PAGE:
Biomarkers for Predicting Clinical Outcomes of Chemoradiation-Based Bladder Preservation Therapy for Muscle-Invasive Bladder Cancer

Chemoradiation-based bladder preservation therapy (BPT) is currently a curative option for non-metastatic muscle-invasive bladder cancer (MIBC) patients at favorable risk or an alternative to radical cystectomy (RC) for those who are unfit for RC. In BPT, only patients who achieve complete response (CR) after chemoradiation have a favorable prognosis and quality of life with a preserved functional bladder. Thus, predicting CR and favorable prognosis is important for optimal patient selection for BPT. We reviewed biomarkers for predicting the clinical outcomes of chemoradiation-based BPT. The biomarkers studied were categorized into those related to apoptosis, cell proliferation, receptor tyrosine kinases, DNA damage response genes, hypoxia, molecular subtype, and others. Among these biomarkers, the Ki-67 labeling index (Ki-67 LI) and meiotic recombination 11 may be used for selecting BPT or RC. Ki-67 LI and erythroblastic leukemia viral oncogene homolog 2 (erbB2) may be used for predicting both the chemoradiation response and the prognosis of patients on BPT. Concurrent use of trastuzumab and a combination of carbogen and nicotinamide can overcome chemoradiation resistance conferred by erbB2 overexpression and tumor hypoxia. Further studies are needed to confirm the practical utility of these biomarkers for progress on biomarker-directed personalized management of MIBC patients.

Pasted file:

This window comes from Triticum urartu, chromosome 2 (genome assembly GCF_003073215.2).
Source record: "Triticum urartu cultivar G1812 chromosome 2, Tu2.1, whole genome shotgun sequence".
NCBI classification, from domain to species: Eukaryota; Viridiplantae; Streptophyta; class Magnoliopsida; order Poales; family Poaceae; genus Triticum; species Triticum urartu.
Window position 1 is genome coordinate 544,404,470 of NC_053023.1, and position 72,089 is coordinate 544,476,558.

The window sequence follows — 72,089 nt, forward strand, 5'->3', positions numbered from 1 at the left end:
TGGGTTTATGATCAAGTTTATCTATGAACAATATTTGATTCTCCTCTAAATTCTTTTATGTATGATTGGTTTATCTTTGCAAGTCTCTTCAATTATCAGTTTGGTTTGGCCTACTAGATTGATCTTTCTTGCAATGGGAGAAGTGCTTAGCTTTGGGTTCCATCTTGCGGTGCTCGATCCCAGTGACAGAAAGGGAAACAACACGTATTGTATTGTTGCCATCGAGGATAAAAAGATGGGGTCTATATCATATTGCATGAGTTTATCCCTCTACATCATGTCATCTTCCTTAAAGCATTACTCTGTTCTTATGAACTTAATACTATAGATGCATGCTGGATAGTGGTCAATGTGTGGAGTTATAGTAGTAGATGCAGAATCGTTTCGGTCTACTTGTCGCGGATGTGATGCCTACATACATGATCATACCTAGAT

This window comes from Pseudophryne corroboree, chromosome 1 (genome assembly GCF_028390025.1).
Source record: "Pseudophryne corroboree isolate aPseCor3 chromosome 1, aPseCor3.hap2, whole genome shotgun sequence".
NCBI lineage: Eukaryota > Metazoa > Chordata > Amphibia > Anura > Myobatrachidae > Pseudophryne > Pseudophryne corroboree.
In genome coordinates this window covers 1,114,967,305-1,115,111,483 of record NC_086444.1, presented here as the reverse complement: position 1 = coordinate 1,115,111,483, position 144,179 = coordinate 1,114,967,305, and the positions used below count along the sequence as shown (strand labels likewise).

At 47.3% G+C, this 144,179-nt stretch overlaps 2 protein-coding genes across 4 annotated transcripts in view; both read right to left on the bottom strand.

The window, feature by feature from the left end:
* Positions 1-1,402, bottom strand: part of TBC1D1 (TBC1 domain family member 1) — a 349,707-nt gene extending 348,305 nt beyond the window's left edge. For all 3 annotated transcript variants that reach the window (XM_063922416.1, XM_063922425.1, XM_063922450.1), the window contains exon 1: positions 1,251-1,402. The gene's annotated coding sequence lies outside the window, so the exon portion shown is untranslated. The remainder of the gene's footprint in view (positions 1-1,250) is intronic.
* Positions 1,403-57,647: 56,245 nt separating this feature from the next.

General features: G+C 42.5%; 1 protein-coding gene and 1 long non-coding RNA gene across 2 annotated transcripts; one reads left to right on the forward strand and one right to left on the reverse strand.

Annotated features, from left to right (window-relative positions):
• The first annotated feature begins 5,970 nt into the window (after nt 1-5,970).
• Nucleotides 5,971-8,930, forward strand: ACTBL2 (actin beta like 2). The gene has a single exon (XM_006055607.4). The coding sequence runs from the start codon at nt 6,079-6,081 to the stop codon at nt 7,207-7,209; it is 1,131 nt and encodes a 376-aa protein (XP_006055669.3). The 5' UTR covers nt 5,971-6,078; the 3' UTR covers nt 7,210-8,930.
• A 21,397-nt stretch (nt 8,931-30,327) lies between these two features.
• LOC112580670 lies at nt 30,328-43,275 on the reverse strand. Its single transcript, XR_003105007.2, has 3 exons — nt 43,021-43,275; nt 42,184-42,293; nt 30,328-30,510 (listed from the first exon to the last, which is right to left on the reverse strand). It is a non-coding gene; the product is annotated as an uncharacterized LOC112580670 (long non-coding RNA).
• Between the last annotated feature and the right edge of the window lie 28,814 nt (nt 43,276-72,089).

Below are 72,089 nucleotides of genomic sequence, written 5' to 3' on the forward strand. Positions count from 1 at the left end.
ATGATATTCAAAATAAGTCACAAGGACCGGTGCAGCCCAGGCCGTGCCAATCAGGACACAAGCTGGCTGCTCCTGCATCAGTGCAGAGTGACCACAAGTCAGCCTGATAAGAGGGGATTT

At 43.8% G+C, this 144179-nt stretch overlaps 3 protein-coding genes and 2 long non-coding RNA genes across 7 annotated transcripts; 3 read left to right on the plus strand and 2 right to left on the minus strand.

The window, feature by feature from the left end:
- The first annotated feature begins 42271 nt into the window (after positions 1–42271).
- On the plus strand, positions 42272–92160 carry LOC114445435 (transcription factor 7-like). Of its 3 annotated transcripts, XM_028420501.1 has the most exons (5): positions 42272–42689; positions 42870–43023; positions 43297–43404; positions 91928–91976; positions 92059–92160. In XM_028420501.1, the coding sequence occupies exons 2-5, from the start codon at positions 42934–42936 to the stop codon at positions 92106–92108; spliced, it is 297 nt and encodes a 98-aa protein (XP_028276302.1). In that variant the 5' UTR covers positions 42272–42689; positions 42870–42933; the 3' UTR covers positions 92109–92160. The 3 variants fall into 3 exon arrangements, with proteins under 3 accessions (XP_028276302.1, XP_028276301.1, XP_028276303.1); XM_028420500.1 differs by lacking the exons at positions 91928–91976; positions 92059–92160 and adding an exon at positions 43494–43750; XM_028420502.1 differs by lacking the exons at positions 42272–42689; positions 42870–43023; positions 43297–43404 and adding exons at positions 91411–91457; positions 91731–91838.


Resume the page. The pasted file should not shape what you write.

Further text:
International journal of molecular sciences. 2018 Sep 15*** epublish ***

Fumitaka Koga, Kosuke Takemura, Hiroshi Fukushima

Department of Urology, Tokyo Metropolitan Cancer and Infectious diseases Center Komagome Hospital, 3-18-22 Honkomagome, Bunkyo-ku, Tokyo 113-8677, Japan. ., Department of Urology, Tokyo Metropolitan Cancer and Infectious diseases Center Komagome Hospital, 3-18-22 Honkomagome, Bunkyo-ku, Tokyo 113-8677, Japan. ., Department of Urology, Tokyo Metropolitan Cancer and Infectious diseases Center Komagome Hospital, 3-18-22 Honkomagome, Bunkyo-ku, Tokyo 113-8677, Japan. .